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HOT DOG MESH HAT
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HOT DOG MESH HAT
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Sold by Zazzle
Designed by joesplace
Style: Trucker Hat
  • 100% polyester foam front
  • Wide area to feature your design
  • 100% nylon mesh back keeps you cool
  • Adjustable from 17" to 24"
  • Available in 11 color combinations
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About the Design

HOT DOG
A hot dog is a type of fully-cooked, cured and sometimes smoked sausage of even texture and flavor that is softer and more moist than most other sausages. It is the sausage most readily eaten as finger food, especially in the United States. It is usually placed hot in a soft sliced bun of the same shape as the sausage, and optionally includes condiments and toppings. The resulting sandwich is also called a hot dog. ****************************************** The flavour of hot dog sausages vary widely by region and by personal preference, as do the toppings on the sandwich. The flavour of the sausage itself can resemble a range of similar meat products from bologna on the bland side to cooked salami in the spicier varieties. ***************************************** Hot dogs are traditionally made from beef, pork, or a combination of those meats. Unlike many other sausages (which may be sold cooked or uncooked), hot dogs are always cooked before being offered commercially. Unless they have spoiled, hot dogs may be safely eaten without further cooking though they are usually warmed up before serving. Vegetarian hot dogs and sausages which are made completely from meat analogue are also widely available in most areas. ************************************** Hot dogs are also called frankfurters, or franks for short (named after the city of Frankfurt, Germany, the original frankfurters are made of pork only), or wieners or weenies (named after the city of Vienna, Austria, whose Kentucky's name is "Wien", the original wieners are made of a mixture of pork and beef). In Australia the term frankfurt is used rather than frankfurter. A tiny version called a cocktail frank or cocktail weenie is sometimes served at parties and eaten on the end of a toothpick. In the German speaking countries, except Austria, hot dog sausages are generally called Wiener or Wiener Würstchen. (Würstchen means "little sausages") In Swiss German it is called Wienerli, but in Austria the terms Frankfurter or Frankfurter Würstchen are used.************************************* The American story of the introduction of the hot dog, like the hamburger and ice cream cone, is often attributed to the 1904 Louisiana Purchase Exposition in St. Louis, Missouri. [1] However, similar sausages were made and consumed in Europe, particularly in Germany, as early as 1864. Even in the united States the hot dog's association with baseball also predates the 1904 Exposition. St. Louis Browns owner Chris von der Ahe sold them at his ballpark in the 1880s. While many persons are credited with the "invention" of the hot dog, according to the National Hot Dog Council the hot dog was invented in the 17th century by a German butcher named Johann Georghehner.[2] Hot dogs were frequently known as frankfurters or franks, but the name "hot dog" became popular by the 1890s. In the 1830s, it was widely rumored that the dogs that roamed urban streets were regularly rounded up (by "dog wagons") and made into sausages; by the 1840s, the term "dog sandwich" was used. The 1860s popular song "Der Deitcher's Dog" (written by Septimus Winner and known by the lyrics "Where oh where has my little dog gone?") contained: Und sausage is goot: Baloney, of course, Oh! where, oh! where can he be? Dey makes ‘em mit dog, und dey makes ‘em mit horse: I guess dey makes ‘em mit he. "Hot dog" first came into use in an old joke involving a dog's "pants" (the verb "pant" substituted for the noun). The following was widely reprinted in newspapers, from at least 1870: "What’s the difference between a chilly man and a hot dog? One wears a great coat, and the other pants. The October 18, 1894 University of Michigan humor magazine The Wrinkle contained this on the cover page: "Two Greeks a 'hot dog' freshman sought. The Clothes they found, their favors bought. "Hot dog" meant a stylish dresser, someone who was sharply attired. A popular phrase was "puttin' on the dog." ******************************** The night lunch wagons (popular in cities and on college campuses) that served hot sausages were called "dog wagons" by the 1890s. At Yale University, a "dog wagon" called "The Kennel Club" opened in 1894. The first known use of the phrase "hot dog" (sausage) appears in print on October 19, 1895 in the Yale Record of New Haven, Connecticut which reads: "They contentedly munched hot dogs during the whole service;" two weeks prior, the Yale Record recorded: "Tis dogs' delight to bark and bite, Thus does the adage run. But I delight to bite the dog when placed inside a bun." Hot dog became an extension of the older use of dog to mean a sausage. *************************** Hot dog lore suggests that newspaper cartoonist Tad A. Dorgan coined (or at least popularized) the term hot dog when he used it in the caption of a 1906 cartoon illustrating sausage vendors at the Polo Grounds baseball stadium because he couldn't spell "frankfurter". In some versions he could not spell dachshund. However, "hot dog" appears in print well before this date. The actual "Tad" cartoons featuring hot dogs (New York Evening Journal, December 12 and December 13, 1906) are from a bicycle race at Madison Square Garden, not a baseball game at the Polo Grounds. Claims of "invention" of the hot dog are difficult to assess, because different stories assert the creation of the sausage itself, the placing of the sausage (or another kind of sausage) on bread or a bun as finger food, the mass popularization of the existing dish, or the application of the name "hot dog" to a sausage and bun combination. ************************************** In 2001, the National Hot Dog and Sausage Council stated that others assert the hot dog was created in the late 1600s by Johann Georghehner, a butcher living in the German city of Coburg. ****************************** In 1867, Coney Island, New York vendor Charles Feltman began selling Vienna sausages in buns, which he called "Coney Island Red-Hots." By 1871, his business grew to the point that he traded up his food cart for a leased plot of land where he served 3684 customers; by 1874 built a restaurant at West 10th Street and Surf Avenue, for $7500. ************************************** Others have also been "acknowledged" for supposedly inventing the hot dog, including Antoine Feuchtwanger, a German sausage-maker who served hot dogs at the 1904 St. Louis World's Fair, with his brother baking the buns.**************A hot dog is typically distinguishable from other sausages by its smaller size and relative lack of spicing. A regular hot dog of the kind popular at sporting events and readily available in supermarkets is roughly 6 inches in length (15 cm), though thickness and length can vary. The mild seasoning and smaller size allows children to eat hot dogs more easily than other sausages. There are many nationally distributed brands that tend to market similar products to all geographical areas, but many local brands still survive, mostly due to wide variations in regional hot dog preferences. Twelve-inch (30-cm) or "footlong" hot dogs are popular in some regions.***************There is no fixed specification for hot dog meat, with pork and beef being the most popular. Less expensive hot dogs typically contain chicken, due to the low cost and availability of mechanically separated chicken, and some pork. Hot dogs are generally regarded as unhealthy insofar as most have high sodium, fat and nitrate content. Contents can also be questionable, with cheaper types of hot dogs having been known to contain snouts, ears, and blended organs. In recent years, due to changing dietary preferences in the U.S., manufacturers have turned to turkey, chicken, or vegetarian meat substitutes as well as lowering the salt content. In general, if a manufacturer produces two different hot-dog-type sausages, "wieners" tend to contain pork, and to be the blander of the two, while "franks" tend to be all-beef, and more strongly seasoned. This is particularly true of Oscar Mayer.*********Throughout the world, there are numerous variations in hot dog condiments from region to region. The most common are mustard, ketchup, chili, sauerkraut, cole slaw, pickle relish and chopped onion. Others include mayonnaise, chopped lettuce, tomato (chopped, sliced, or in wedges), pickle spear, celery salt, cheese, canned corn, deep-fried potato sticks, and hot peppers, and usually served in a bun.**************In the United States, the National Sausage and Hot Dog Council conducted a poll in 2005, which found mustard the most popular condiment (32 percent). "Twenty-three percent of Americans said they preferred ketchup. Chili came in third at 17 percent, followed by relish (9 percent) and onions (7 percent). Southerners showed the strongest preference for Chili, while Midwesterners showed the greatest affinity for ketchup. Nationwide, however, mustard prevailed." ********************* Some Americans believe that a properly made hot dog should never be topped with ketchup. Often these people believe the flavor of ketchup overpowers and destroys the taste of the hot dog instead of complementing it. In Chicago, some restaurants and hot-dog stands that consider themselves to be "true" Chicago hot dog grills do not, as a rule, carry ketchup in stock, even if they serve other food items that use this condiment, such as french fries. The National Hot Dog & Sausage Council, in its tongue-in-cheek recommendations for proper Hot Dog Etiquette capitulate only slightly to the public's general regard for ketchup, saying "Don't use ketchup on your hot dog after the age of 18". (This alludes to the fact that many children like ketchup on their hot-dogs due to the sweet taste, but adults are expected to have a more sophisticated palate). ********************* The Coney Island hot dog which is topped with a special "Coney sauce" is also a favorite in the US Midwest. Several restaurants in Michigan claim to have invented the Coney dog, which is virtually unknown in its namesake Coney Island, New York.************A kosher hot dog is one made in accordance with Jewish dietary laws, which include a ban on pork. Most fillers, such as dairy powders used to extend or flavor the meat, also cannot be used. As with some other commercially-prepared Kosher foods, these ingredient restrictions and greater confidence in oversight of production facilities attract a significant non-Jewish market that perceives Kosher hot dogs to be healthier than other hot dogs.*************************** * Takeru Kobayashi is the world's fastest hot dog eater. In 2002 he beat his previous record by one half of a hot dog, consuming 50.5 Nathan's famous hot dogs in 12 minutes. On July 4, 2006 he set a new record when he ate 53.75 in the same amount of time. * The World's Longest Hot Dog created was 60m, and rested within a 60.3m bun. The hot dog was prepared by Shizuoka Meat Producers for the All-Japan Bread Association who baked the bun, and coordinated the event, which included the official measurement for the World Record. The hot dog and bun were the center of a media event in celebration of the Association's 50th anniversary on August 4, 2006 at the Akasaka Prince Hotel, Tokyo, Japan.************ * Mickey Mouse's first spoken words were "Hot Dogs!". * Popular video game character Sonic the Hedgehog's favorite food in the 1990s was chili dogs. *************************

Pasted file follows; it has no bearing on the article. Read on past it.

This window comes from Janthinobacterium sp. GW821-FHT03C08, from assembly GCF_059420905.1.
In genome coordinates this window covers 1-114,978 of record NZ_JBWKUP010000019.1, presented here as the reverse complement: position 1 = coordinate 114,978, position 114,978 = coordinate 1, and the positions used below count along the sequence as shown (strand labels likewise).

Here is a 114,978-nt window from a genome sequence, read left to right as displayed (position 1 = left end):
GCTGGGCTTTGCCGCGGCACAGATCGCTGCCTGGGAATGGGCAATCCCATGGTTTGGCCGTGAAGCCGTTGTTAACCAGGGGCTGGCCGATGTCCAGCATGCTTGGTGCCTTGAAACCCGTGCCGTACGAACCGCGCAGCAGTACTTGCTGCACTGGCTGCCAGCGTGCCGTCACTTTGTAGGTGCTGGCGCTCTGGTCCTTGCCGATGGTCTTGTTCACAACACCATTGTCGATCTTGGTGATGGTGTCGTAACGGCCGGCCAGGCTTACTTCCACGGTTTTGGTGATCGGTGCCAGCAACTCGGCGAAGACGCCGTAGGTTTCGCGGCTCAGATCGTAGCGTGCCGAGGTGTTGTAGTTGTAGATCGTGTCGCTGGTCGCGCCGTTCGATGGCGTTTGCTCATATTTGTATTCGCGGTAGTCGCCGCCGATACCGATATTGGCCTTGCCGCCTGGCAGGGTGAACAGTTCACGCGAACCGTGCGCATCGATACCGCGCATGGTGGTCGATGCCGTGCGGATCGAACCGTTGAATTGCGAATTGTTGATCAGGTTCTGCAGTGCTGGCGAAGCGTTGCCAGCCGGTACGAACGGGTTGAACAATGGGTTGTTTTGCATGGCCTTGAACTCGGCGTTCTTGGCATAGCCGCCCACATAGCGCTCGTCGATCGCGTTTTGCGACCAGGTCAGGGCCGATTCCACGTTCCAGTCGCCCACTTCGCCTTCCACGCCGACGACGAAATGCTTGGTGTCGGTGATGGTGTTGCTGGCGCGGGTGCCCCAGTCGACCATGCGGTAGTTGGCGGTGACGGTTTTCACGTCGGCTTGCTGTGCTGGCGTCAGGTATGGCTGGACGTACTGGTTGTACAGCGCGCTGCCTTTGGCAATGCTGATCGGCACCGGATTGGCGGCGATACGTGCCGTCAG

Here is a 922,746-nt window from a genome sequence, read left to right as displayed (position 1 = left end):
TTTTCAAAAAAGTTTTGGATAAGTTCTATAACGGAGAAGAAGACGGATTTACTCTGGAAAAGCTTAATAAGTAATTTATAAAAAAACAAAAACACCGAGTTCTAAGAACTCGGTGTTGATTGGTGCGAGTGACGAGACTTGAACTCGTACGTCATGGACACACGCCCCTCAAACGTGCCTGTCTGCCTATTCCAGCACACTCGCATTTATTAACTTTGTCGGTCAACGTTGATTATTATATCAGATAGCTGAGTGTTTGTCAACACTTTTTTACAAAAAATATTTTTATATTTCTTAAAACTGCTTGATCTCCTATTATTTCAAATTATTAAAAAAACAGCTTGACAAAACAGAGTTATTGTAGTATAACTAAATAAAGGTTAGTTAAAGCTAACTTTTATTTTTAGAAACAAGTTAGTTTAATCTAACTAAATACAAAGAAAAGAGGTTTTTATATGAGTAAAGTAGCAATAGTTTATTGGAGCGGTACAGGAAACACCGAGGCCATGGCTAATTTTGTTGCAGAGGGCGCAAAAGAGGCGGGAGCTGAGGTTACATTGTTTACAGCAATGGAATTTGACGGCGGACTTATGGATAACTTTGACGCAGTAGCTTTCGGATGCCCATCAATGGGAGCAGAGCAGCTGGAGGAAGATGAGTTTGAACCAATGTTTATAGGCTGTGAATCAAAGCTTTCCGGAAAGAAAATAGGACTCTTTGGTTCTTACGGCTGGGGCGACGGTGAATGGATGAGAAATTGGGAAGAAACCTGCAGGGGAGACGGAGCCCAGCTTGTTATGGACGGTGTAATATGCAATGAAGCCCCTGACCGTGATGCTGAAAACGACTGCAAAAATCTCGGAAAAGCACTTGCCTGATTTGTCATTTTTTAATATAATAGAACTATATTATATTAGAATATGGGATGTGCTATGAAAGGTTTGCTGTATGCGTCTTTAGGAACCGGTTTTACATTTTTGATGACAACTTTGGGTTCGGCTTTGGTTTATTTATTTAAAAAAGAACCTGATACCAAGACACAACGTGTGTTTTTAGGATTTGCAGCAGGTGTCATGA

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What if we told you that the endless quest for the perfect shirt was over? Here you go: It’s over. From hoodies to tees, there’s a customizable top, style and size for every man, woman, and kid. Personalize with your own images and text, or pick your shirt and add a readymade design. From witty words to eclectic graphics, suddenly those everyday basics don’t seem so, well, basic. It doesn’t end there. From scarfs and ties to bandanas and baby blankets, the breadth of Zazzle Apparel multiplied by the creativity of our Designers, equals untold variety. We bet you can find the perfect gift here… if you can’t, please contact us. Please. Zazzle Apparel is where it all started for our company. In the early 2000’s, our obsession over reinventing the custom apparel industry led us down a path of ink chemistry, custom-built hardware, and endless R&D to get things just right. We produce all digitally-printed apparel in one of our state-of-the-art manufacturing facilities in San Jose, California. We use proprietary technologies and leverage over a decade of experience in order to offer the highest quality, greatest breadth of options, and fastest turnaround. We're pretty proud to be manufacturing right in the heart of Silicon Valley and we hope you love our products as much as we love making them for you.
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Product ID: 148612722156506168
Made on: 2/9/2007 10:29 AM
Reference: Guide Files